Volume #26 - 165.|
RELATIONS AVEC LE COMMONWEALTH
RELATIONS AVEC DES PAYS PARTICULIERS
Note du ministre de la Citoyenneté et de l'Immigration|
pour le Cabinet
CABINET DOCUMENT NO. 127-59|
le 23 avril 1959|
IMMIGRATION FROM THE WEST INDIES|
Under present policy immigration from The West Indies consists of immediate close relatives as defined in Section 20(c) of the Immigration Regulations. In addition, Cabinet has since 1955 authorized annually the admission of specified numbers of female domestic servants, the last authority dated April 11th, 1958 permitting the admission of 230 domestics (including 30 from British Guiana). In dealing with unsponsored applications from The West Indies however, the Department has taken the attitude that where the prospective immigrant has qualifications which would make him a decided asset to Canada and permit him to become readily established in this country, the authority of the Governor-in-Council is sought to permit admission. During 1957 the Immigration Regulations were waived by Order-in-Council for 595 individuals from The West Indies as cases of special merit and in 1958 the admission of 423 such persons was authorized.
Under existing provisions immigration from The West Indies including the special domestic servant movement has steadily increased as indicated in the following table:
Immigration from The West Indies
The Cabinet Committee on Immigration, after reviewing Cabinet Document No. 142-58 dealing with immigration from The West Indies, recommended on August 11th, 1958, as follows:
"(a) That the present policy of admitting sponsored close relatives, domestic servants (200) and individual cases of merit be continued for the time being;
"(b) That there be discussion with the Government of The West Indies Federation at the earliest possible moment, at which time consideration might be given to entering into an agreement similar to the one with India concerning the admission of immigrants from The West Indies."
As recommended by the Cabinet Committee on Immigration a senior official of the Department of Citizenship and Immigration has discussed with officials of The West Indies Government the question of immigration from that country to Canada. It has been explained that such immigration is gradually increasing and that in the long run a quota arrangement would be restrictive. Although it is believed The West Indies Government is reasonably satisfied with the present arrangement for the time being, they have requested an increase in the domestic movement. In the past the overall movement of 200 domestics was broken down into quotas for five of the islands in The West Indies, i.e., Jamaica - 100; Barbados - 40; Trinidad - 30; St. Vincent - 15; St. Lucia - 15, with the Government of each island responsible for training and selection. The Federal Government of The West Indies intends to handle the domestics movement in future and will be required to allot quotas to all The West Indian Islands. In order not to reduce movements from any of the five islands which previously enjoyed quotas and yet to give selection of some persons from the other islands, it is proposed to increase the overall domestics movement from The West Indies from 200 to 250 (the movement of 30 from British Guiana to continue as a separate arrangement).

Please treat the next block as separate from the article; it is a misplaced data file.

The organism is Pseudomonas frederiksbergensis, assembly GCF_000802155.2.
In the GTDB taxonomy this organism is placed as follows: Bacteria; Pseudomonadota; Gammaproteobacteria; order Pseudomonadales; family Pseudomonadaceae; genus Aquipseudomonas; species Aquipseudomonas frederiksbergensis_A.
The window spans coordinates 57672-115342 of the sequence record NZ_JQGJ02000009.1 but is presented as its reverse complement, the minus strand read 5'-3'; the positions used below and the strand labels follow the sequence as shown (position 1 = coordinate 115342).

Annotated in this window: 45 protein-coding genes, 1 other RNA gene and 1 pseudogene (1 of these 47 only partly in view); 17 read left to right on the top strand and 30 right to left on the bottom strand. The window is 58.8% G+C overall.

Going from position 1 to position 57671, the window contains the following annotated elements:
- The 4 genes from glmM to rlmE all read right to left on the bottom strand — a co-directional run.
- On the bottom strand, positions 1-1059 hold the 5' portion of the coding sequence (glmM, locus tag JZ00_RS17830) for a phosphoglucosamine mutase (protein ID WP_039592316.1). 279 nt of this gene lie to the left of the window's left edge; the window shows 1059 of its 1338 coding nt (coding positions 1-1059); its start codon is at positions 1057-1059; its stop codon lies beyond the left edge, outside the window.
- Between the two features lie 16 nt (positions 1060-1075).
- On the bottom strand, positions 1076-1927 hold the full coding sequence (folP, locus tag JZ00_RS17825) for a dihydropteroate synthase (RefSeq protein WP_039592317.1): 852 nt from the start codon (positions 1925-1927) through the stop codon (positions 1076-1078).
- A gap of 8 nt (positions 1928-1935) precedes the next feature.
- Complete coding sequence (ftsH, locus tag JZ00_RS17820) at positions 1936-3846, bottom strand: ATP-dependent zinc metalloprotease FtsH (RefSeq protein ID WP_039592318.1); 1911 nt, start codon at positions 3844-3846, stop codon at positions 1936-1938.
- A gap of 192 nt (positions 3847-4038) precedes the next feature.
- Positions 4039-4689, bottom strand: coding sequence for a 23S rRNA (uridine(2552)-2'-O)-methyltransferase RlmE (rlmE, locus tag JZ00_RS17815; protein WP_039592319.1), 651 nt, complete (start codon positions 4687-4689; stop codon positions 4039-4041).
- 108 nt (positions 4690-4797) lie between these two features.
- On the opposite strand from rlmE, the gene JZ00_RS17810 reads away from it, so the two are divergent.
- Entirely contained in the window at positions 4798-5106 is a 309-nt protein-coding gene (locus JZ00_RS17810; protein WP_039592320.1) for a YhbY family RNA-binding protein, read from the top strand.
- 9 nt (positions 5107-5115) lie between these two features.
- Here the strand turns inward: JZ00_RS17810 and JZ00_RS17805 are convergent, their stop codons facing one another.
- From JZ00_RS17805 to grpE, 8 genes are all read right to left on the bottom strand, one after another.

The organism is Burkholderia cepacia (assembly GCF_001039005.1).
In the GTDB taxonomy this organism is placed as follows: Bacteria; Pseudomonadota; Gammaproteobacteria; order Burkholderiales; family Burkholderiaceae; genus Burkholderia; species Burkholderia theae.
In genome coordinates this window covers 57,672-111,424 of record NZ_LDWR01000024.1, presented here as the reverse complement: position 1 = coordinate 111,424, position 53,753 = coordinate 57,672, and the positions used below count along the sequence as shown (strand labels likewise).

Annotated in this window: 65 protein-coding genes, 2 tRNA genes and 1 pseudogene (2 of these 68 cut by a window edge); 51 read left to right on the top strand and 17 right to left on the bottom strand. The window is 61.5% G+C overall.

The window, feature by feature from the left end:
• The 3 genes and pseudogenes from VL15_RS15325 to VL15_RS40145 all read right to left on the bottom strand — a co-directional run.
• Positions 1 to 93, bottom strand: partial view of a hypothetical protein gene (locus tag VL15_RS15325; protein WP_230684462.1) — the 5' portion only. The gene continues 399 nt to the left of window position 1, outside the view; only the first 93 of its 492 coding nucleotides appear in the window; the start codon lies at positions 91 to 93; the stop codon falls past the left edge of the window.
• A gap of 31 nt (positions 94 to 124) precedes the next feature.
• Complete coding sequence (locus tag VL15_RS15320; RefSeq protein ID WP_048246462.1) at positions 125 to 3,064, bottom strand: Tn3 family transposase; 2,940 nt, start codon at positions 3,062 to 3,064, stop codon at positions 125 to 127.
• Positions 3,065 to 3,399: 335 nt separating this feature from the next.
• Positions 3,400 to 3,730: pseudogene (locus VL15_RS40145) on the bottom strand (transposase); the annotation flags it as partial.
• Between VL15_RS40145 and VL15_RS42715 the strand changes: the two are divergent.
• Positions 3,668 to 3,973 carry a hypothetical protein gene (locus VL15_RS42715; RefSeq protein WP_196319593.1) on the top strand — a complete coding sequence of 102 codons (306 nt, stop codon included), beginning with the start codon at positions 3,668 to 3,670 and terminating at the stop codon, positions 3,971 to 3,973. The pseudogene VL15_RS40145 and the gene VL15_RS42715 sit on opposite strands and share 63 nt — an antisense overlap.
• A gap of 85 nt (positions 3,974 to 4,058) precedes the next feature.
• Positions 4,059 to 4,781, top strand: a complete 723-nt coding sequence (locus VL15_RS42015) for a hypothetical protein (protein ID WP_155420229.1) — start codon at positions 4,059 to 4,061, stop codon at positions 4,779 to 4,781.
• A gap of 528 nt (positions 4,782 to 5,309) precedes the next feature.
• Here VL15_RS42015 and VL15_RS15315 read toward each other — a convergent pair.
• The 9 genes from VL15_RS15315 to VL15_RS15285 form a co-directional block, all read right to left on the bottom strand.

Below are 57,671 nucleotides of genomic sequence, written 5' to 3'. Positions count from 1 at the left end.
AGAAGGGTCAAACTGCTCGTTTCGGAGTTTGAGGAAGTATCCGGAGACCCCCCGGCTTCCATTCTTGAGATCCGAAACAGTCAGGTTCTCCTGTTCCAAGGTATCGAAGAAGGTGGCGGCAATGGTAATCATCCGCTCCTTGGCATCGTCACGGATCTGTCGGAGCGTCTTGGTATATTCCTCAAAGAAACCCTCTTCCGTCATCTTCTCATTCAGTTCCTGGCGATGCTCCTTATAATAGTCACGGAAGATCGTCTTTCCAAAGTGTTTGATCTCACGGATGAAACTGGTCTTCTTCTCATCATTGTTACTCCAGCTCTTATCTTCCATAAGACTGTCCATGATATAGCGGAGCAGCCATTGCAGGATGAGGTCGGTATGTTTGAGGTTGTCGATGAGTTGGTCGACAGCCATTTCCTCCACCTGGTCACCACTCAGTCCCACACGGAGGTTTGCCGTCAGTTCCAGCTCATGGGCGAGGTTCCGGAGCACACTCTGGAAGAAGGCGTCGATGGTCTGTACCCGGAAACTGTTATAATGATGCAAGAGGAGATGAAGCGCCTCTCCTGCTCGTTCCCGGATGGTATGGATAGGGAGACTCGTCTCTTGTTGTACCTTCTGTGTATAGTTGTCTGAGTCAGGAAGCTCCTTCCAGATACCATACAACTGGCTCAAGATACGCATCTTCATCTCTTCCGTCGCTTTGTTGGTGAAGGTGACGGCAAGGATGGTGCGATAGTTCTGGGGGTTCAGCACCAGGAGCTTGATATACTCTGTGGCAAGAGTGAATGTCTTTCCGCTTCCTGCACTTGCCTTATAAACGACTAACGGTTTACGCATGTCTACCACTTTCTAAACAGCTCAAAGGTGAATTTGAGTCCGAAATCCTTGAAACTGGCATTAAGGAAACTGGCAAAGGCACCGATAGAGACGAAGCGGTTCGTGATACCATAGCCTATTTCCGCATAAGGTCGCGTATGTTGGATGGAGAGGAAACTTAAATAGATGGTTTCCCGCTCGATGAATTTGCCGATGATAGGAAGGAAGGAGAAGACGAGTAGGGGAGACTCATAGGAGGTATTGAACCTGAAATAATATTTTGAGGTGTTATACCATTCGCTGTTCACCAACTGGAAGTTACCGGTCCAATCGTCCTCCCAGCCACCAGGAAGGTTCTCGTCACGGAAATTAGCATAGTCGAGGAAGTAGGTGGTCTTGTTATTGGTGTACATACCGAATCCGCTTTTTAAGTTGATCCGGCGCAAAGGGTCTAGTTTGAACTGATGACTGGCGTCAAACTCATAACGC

The authority of the Governor-in-Council is required for admission of these persons from The West Indies and British Guiana. In addition, if the movements are approved, it is considered desirable to waive the immigrant visa requirement because the geographical barriers involved would make it difficult and relatively expensive for most of the applicants to journey to a point where a Canadian Visa Officer is located.
The undersigned, therefore, has the honour to recommend to His Excellency the Governor-General-in-Council:
THAT Section 20 and paragraph 4 of Section 18 of the Immigration Regulations made and established by Order-in-Council P.C. 1954-1351, as amended, shall not apply to a person who (a) is one of a maximum of 250 persons from The West Indies who have been selected for employment in Canada as female domestic servants pursuant to arrangements between the Department of Citizenship and Immigration and the Federal Government of The West Indies; or
(b) is one of a maximum of 30 persons from British Guiana who have been selected for employment in Canada as female domestic servants pursuant to arrangements between the Department of Citizenship and Immigration and the Government of British Guiana;
(c) arrives at a port of entry in Canada not later than December 31st, 1959; and
(d) is on her arrival at a port of entry in Canada in possession of documentary evidence that she has been selected in accordance with arrangements made by the Department of Citizenship and Immigration; and
(e) can otherwise meet the requirements of the Immigration Act and Regulations.356
356Approuvé par le Cabinet le 5 mai 1959. Par la suite, le 8 octobre 1959, le Cabinet a approuvé la recommandation du ministre de Citoyenneté et Immigration en faveur de l'admission au Canada, en 1960, de 250 travailleuses domestiques additionnelles originaires des Antilles et de 30 autres, de la Guyane britannique.